Patients with prosthetic limbs or spinal cord damage don’t have a sense of touch from their limbs to provide feedback about their position or movements. We’ve written about a number of different research projects working on this problem, and here is another.

Researchers at the University of Washington have been experimenting with direct stimulation of the brain using motion sensors to provide a simulated sense of touch. In their experiments, they found that subjects could rapidly learn to interpret signals during the test, and then moving their hands to the desired position. These “novel” stimuli could interpreted to effectively control motions.

The researchers used epileptic patients in the study. These patients had a grid of electrical sensors implanted on the surface of their brain (as opposed to using electrodes attached to the scalp on the outside of the head). This grid can record electrical activity as well as be used to provide electrical stimulation of the brain. Surgeons use this grid with epileptic patients prior to surgery, in order to map the locations responsible for an individual’s seizures. The researchers enlisted volunteers who were undergoing this procedure, and asked them to be subjects in the study.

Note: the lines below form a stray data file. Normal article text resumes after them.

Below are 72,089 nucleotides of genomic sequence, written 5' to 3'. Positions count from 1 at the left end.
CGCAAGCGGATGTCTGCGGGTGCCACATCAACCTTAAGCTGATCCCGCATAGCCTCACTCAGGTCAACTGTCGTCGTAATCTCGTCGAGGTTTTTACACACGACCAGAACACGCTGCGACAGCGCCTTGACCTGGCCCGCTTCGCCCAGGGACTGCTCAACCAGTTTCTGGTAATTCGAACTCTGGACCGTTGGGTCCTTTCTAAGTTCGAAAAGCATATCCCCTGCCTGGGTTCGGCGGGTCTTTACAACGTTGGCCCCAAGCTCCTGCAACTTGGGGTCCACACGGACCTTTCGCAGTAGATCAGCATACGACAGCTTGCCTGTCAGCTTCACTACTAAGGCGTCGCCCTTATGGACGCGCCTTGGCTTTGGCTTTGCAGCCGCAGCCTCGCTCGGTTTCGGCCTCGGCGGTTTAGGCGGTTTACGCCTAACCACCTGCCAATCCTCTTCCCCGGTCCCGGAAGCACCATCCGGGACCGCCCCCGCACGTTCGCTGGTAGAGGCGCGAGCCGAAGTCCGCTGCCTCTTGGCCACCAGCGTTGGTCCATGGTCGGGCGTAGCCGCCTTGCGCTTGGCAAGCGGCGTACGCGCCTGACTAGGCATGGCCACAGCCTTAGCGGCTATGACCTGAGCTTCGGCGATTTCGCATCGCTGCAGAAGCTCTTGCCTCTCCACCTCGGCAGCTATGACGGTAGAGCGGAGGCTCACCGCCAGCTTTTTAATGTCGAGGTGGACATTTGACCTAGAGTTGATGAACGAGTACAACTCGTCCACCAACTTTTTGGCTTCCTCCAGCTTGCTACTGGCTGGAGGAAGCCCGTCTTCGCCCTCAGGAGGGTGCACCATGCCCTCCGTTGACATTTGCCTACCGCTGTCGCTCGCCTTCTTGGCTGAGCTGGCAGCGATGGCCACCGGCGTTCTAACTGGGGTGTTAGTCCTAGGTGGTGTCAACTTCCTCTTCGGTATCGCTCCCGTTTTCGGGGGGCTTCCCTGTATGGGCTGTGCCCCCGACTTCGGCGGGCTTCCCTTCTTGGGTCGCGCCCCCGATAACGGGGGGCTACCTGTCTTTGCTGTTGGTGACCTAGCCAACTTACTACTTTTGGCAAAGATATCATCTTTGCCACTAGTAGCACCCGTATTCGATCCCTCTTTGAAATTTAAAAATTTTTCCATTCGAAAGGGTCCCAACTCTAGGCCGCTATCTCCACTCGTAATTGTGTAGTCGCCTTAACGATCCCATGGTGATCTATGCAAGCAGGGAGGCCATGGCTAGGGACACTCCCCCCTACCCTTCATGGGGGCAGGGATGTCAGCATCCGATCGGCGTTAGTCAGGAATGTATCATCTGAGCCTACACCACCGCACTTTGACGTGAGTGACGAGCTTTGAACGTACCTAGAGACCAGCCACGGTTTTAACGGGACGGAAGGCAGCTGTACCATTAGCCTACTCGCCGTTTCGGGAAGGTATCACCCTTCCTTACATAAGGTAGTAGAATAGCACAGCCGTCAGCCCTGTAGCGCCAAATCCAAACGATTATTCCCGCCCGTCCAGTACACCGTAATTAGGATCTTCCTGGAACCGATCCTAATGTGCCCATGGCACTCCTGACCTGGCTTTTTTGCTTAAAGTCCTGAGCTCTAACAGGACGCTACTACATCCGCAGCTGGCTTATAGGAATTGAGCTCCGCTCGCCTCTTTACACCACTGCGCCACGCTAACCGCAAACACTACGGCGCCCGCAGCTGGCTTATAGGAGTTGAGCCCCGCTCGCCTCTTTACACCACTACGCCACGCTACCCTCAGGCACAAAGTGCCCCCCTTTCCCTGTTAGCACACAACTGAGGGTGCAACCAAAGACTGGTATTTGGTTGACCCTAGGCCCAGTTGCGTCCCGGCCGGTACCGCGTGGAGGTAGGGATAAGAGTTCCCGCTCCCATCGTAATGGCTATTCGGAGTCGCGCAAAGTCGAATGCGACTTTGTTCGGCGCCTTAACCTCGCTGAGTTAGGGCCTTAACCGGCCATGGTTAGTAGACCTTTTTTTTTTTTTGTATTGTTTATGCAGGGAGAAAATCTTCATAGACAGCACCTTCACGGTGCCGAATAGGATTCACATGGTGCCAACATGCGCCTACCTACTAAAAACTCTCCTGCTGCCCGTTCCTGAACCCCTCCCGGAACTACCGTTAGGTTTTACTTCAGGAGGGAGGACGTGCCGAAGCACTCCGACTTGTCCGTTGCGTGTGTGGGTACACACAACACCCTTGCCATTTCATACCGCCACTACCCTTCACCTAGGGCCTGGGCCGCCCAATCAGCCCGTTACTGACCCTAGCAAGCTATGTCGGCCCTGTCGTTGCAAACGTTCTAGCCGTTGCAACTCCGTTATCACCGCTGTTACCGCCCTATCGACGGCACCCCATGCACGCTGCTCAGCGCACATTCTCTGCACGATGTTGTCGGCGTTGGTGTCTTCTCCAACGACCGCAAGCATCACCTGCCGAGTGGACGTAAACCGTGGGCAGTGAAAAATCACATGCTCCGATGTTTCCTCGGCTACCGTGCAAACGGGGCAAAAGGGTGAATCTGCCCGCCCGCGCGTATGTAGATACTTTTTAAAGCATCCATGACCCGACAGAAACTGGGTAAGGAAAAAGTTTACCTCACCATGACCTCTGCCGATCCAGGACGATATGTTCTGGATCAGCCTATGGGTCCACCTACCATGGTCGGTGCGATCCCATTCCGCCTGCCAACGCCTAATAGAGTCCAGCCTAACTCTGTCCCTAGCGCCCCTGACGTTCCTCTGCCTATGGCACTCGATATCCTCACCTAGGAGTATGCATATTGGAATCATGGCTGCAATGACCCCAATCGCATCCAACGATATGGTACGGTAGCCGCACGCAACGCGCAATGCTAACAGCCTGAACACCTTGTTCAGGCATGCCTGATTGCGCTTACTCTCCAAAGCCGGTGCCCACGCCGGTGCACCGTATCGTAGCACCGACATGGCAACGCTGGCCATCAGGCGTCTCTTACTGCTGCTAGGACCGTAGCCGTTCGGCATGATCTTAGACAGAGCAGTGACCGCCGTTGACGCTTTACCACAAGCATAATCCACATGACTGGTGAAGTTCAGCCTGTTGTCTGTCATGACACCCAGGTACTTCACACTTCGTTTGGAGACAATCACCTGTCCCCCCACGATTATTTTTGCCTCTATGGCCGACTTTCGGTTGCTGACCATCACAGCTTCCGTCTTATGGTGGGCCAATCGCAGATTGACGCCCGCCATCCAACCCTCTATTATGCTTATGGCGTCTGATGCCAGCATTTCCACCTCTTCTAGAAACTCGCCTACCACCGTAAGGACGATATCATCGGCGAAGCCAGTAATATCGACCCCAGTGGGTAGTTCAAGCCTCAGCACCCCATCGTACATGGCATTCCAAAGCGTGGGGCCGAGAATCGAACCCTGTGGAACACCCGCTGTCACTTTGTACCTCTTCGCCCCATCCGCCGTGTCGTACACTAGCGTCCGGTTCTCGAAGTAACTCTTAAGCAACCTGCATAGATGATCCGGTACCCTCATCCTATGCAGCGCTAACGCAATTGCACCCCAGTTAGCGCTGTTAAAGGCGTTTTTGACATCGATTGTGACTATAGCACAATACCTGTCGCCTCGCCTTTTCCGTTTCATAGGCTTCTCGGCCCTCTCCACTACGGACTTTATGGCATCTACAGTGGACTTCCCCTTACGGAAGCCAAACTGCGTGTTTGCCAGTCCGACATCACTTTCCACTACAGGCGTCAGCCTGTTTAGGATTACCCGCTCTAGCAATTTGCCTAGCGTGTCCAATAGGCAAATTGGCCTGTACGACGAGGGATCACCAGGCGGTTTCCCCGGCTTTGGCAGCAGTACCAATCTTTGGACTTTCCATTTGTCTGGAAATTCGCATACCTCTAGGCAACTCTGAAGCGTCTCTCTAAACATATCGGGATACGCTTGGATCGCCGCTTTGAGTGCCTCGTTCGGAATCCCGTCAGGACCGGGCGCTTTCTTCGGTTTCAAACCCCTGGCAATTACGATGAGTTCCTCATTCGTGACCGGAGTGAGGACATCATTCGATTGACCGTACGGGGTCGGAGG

The feedback signals in this study were simplistic, and far more complex systems will be required to enable patients to perform normal daily activities, but it’s an encouraging step in the right direction. From powered prosthetic hands to helping paraplegics walk again, the potential to provide a simulated sense of touch holds great promise.